How was Elizabeth Woodville and Edward 4's wedding a secret, when they had a note from the Pope (cause they were 2nd cousins)


Forum Staff
Aug 2016
It doesn't sound like it remained a secret for long. Maybe they just wanted a small, private wedding without the usual fuss and bother of a state occasion. The secret was that they told very few people beforehand. Afterwards, it no longer mattered who knew. I'm not finding any references to a papal dispensation, but I'm certainly no expert.

Tercios Espanoles

Ad Honorem
Mar 2014
Beneath a cold sun, a grey sun, a Heretic sun...
What "note from the pope" are you referring to? I've never heard of any.


Ad Honorem
Apr 2017
Las Vegas, NV USA
Was there ever a ban on second cousins? Perhaps first cousins before the Reformation. After the Reformation there was apparently no ban in England on royal first cousins marrying.
Sep 2014
Queens, NYC
If there was such a dispensation, they must have been very secretive indeed in applying for it and getting it and bringing it to England. Every history I have read on this is to the effect that the marriage was secret, not revealed by Edward IV until some months later, and even then only because he had to tell why he wasn't proceeding in negotiations for marrying Bona of Savoy.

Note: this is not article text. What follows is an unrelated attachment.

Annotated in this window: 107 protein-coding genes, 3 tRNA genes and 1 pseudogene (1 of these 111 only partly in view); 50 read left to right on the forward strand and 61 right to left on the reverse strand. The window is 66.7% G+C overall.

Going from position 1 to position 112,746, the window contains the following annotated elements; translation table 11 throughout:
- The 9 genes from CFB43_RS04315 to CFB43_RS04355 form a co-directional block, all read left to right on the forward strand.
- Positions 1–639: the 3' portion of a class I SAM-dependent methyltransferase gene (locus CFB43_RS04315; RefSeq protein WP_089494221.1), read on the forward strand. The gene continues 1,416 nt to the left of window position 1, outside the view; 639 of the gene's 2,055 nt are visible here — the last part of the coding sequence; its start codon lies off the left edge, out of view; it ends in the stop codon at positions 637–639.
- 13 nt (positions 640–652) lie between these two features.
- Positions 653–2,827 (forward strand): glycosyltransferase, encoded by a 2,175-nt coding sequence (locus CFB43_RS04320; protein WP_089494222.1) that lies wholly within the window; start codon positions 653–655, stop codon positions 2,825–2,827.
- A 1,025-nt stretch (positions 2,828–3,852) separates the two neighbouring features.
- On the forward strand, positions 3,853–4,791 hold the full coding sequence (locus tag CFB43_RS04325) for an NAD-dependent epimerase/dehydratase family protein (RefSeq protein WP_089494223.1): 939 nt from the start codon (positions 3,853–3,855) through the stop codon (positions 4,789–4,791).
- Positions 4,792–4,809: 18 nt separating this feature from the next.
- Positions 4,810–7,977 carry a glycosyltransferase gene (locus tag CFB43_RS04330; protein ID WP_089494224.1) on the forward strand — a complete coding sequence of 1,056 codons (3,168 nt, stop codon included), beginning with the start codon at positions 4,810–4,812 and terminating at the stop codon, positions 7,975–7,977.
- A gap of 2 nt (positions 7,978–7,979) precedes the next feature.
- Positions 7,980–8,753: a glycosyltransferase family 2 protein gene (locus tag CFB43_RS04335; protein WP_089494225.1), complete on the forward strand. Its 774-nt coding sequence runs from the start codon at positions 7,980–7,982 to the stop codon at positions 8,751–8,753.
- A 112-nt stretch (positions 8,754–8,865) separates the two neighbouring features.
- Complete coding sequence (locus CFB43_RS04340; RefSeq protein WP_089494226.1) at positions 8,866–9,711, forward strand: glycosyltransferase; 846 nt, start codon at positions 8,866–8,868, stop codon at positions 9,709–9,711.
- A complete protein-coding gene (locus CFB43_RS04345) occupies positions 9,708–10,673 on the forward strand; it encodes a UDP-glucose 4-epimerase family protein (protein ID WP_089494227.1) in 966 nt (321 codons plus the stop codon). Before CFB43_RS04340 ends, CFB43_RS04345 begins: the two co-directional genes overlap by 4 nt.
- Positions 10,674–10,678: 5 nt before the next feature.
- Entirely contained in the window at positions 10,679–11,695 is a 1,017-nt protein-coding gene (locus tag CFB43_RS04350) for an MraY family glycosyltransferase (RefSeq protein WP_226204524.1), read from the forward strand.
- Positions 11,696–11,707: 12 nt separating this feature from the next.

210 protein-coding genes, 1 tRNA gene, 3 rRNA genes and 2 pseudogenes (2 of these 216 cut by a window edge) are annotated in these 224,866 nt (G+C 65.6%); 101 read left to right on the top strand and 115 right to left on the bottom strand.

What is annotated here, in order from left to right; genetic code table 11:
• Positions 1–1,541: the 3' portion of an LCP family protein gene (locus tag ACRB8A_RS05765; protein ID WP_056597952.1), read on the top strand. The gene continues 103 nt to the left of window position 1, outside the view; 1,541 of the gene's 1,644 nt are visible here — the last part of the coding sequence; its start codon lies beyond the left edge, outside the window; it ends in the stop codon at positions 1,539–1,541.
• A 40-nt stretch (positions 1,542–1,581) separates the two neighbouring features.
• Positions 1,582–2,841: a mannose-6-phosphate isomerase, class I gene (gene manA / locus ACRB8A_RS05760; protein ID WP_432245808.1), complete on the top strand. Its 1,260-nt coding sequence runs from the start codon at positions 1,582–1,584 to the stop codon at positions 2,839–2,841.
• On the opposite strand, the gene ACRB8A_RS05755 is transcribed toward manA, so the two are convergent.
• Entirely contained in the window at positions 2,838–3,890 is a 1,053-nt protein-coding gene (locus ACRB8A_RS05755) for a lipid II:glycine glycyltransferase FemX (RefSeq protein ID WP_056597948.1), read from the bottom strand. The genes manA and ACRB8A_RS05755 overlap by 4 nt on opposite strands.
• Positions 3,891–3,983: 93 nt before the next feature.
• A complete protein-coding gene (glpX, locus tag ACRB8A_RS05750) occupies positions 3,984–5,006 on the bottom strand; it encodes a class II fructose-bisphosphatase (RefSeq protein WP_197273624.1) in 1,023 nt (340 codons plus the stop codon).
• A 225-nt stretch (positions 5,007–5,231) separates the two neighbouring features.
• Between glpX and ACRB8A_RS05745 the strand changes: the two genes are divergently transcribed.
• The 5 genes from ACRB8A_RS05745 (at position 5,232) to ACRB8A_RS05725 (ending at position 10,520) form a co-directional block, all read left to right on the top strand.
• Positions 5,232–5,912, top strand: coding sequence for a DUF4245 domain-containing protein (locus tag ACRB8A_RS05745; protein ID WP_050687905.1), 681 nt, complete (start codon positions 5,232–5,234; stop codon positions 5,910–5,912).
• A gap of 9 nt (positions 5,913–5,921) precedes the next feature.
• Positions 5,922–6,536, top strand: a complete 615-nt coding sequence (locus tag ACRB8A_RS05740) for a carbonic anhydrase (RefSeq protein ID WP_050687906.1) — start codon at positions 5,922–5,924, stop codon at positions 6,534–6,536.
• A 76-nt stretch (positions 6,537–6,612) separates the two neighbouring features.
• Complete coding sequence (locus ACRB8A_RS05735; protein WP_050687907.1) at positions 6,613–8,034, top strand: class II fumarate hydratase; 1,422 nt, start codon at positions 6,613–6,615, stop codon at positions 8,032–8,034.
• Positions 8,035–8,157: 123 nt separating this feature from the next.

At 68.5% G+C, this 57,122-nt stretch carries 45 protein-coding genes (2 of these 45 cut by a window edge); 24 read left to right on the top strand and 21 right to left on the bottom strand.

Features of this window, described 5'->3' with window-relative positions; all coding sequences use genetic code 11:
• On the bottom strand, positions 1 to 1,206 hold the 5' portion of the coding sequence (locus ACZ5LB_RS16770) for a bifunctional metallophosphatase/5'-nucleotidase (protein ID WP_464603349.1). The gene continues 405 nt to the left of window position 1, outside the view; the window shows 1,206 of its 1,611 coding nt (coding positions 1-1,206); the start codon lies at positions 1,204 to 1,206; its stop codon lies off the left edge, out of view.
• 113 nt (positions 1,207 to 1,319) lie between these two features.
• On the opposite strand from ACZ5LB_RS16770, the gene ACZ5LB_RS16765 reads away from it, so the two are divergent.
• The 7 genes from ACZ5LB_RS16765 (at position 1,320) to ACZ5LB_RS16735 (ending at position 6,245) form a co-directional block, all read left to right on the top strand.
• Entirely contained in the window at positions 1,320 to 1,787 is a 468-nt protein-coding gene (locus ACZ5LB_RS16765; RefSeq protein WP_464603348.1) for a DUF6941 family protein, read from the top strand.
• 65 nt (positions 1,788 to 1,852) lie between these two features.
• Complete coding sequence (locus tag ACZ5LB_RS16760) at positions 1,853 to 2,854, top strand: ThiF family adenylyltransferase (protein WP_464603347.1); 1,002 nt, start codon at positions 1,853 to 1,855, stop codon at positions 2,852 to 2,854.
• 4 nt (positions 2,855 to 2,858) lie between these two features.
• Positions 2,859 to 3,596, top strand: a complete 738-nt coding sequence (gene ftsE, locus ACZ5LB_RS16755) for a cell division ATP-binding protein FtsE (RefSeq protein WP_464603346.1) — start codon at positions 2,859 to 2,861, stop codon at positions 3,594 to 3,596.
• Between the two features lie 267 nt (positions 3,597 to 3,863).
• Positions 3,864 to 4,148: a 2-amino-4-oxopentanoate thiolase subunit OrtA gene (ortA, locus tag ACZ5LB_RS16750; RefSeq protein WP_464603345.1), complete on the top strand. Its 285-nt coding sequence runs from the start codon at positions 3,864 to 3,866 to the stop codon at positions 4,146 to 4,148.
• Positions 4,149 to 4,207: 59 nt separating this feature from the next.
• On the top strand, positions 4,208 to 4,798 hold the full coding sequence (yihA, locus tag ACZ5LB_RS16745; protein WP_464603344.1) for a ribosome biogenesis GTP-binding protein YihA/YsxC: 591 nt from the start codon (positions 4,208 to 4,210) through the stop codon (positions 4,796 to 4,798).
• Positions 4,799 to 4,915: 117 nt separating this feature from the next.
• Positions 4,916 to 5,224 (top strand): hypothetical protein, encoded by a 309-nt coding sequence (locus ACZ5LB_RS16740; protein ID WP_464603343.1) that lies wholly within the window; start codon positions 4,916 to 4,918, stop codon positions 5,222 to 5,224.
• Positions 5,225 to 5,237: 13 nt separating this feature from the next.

Jul 2019
New Jersey
As far as I'm aware there was no need for a papal dispensation. Following the Fourth Lateran Council (1215) the Church only prohibited marriage within the fourth degree of consanguinity (first cousins or closer).

Edit: But maybe I'm wrong. Ferdinand of Aragon and Isabella of Castile were second cousins, and yet they still required a papal dispensation to marry. I think I'm making a mistake in the meaning of degrees of consanguinity. Does anybody know any more on the subject?
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Tercios Espanoles

Ad Honorem
Mar 2014
Beneath a cold sun, a grey sun, a Heretic sun...
I think the OP is confusing Elizabeth Woodville with her daughter, Elizabeth of York.
Jan 2009
Elizabeth Woodville's mother, Jacquetta of Luxembourg, was married (first marriage) to John, 1st Duke of Bedford, the brother of Henry V. Under Medieval consanguinity rules, marriage does form a consanguinity bond, IIRC. So Elizabeth's consanguinity ought to be the same as any children John would have had. The common ancestor would have been Edward III, who is Edward IV's great-great-grandfather, and John's great-grandfather, so Elizabeth's great-great-grandfather by marriage, too. Thus, the consanguinity bond is third cousins, 8th degree, and they should be fine.

Now what I didn't do was to check what was going on in the House of Luxembourg, if they would have had some dealings with the House of Burgundy, and some conflict there. However, since Margaret, the sister of Edward IV, got married in 1465 and Edward in 1464, this shouldn't matter.